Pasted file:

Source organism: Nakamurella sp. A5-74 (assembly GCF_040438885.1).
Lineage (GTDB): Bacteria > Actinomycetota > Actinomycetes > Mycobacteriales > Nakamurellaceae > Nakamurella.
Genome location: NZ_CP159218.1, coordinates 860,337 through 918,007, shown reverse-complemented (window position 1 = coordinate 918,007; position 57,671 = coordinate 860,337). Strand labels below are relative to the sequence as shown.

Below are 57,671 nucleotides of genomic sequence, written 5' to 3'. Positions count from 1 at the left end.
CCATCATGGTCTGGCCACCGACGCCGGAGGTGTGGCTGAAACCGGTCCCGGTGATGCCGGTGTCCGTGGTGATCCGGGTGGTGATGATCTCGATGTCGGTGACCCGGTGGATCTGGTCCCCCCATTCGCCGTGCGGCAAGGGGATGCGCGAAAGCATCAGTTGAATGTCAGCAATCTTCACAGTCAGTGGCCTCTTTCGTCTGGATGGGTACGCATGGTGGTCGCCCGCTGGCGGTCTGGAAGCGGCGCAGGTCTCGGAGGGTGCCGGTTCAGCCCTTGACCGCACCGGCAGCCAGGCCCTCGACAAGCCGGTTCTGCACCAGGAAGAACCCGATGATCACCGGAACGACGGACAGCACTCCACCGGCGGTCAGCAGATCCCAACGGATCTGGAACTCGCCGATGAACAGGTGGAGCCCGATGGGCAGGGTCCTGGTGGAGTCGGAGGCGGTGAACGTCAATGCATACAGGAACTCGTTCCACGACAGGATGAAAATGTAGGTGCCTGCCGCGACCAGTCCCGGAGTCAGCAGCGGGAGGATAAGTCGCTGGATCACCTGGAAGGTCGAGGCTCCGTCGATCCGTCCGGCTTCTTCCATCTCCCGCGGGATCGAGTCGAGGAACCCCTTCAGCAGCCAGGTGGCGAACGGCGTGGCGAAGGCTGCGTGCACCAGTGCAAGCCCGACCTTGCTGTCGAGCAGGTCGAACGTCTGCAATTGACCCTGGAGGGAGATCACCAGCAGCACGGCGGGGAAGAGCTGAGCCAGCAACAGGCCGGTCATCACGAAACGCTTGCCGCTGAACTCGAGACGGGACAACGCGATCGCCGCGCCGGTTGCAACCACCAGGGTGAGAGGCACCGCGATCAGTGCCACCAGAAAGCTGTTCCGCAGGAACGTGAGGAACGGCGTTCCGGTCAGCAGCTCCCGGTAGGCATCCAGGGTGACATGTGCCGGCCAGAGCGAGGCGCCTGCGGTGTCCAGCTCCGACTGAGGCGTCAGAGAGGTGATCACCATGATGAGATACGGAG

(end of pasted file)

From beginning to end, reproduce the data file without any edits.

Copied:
Source organism: Nakamurella sp. A5-74 (assembly GCF_040438885.1).
Lineage (GTDB): Bacteria > Actinomycetota > Actinomycetes > Mycobacteriales > Nakamurellaceae > Nakamurella.
Genome location: NZ_CP159218.1, coordinates 860,337 through 918,007, shown reverse-complemented (window position 1 = coordinate 918,007; position 57,671 = coordinate 860,337). Strand labels below are relative to the sequence as shown.

Below are 57,671 nucleotides of genomic sequence, written 5' to 3'. Positions count from 1 at the left end.
CCATCATGGTCTGGCCACCGACGCCGGAGGTGTGGCTGAAACCGGTCCCGGTGATGCCGGTGTCCGTGGTGATCCGGGTGGTGATGATCTCGATGTCGGTGACCCGGTGGATCTGGTCCCCCCATTCGCCGTGCGGCAAGGGGATGCGCGAAAGCATCAGTTGAATGTCAGCAATCTTCACAGTCAGTGGCCTCTTTCGTCTGGATGGGTACGCATGGTGGTCGCCCGCTGGCGGTCTGGAAGCGGCGCAGGTCTCGGAGGGTGCCGGTTCAGCCCTTGACCGCACCGGCAGCCAGGCCCTCGACAAGCCGGTTCTGCACCAGGAAGAACCCGATGATCACCGGAACGACGGACAGCACTCCACCGGCGGTCAGCAGATCCCAACGGATCTGGAACTCGCCGATGAACAGGTGGAGCCCGATGGGCAGGGTCCTGGTGGAGTCGGAGGCGGTGAACGTCAATGCATACAGGAACTCGTTCCACGACAGGATGAAAATGTAGGTGCCTGCCGCGACCAGTCCCGGAGTCAGCAGCGGGAGGATAAGTCGCTGGATCACCTGGAAGGTCGAGGCTCCGTCGATCCGTCCGGCTTCTTCCATCTCCCGCGGGATCGAGTCGAGGAACCCCTTCAGCAGCCAGGTGGCGAACGGCGTGGCGAAGGCTGCGTGCACCAGTGCAAGCCCGACCTTGCTGTCGAGCAGGTCGAACGTCTGCAATTGACCCTGGAGGGAGATCACCAGCAGCACGGCGGGGAAGAGCTGAGCCAGCAACAGGCCGGTCATCACGAAACGCTTGCCGCTGAACTCGAGACGGGACAACGCGATCGCCGCGCCGGTTGCAACCACCAGGGTGAGAGGCACCGCGATCAGTGCCACCAGAAAGCTGTTCCGCAGGAACGTGAGGAACGGCGTTCCGGTCAGCAGCTCCCGGTAGGCATCCAGGGTGACATGTGCCGGCCAGAGCGAGGCGCCTGCGGTGTCCAGCTCCGACTGAGGCGTCAGAGAGGTGATCACCATGATGAGATACGGAG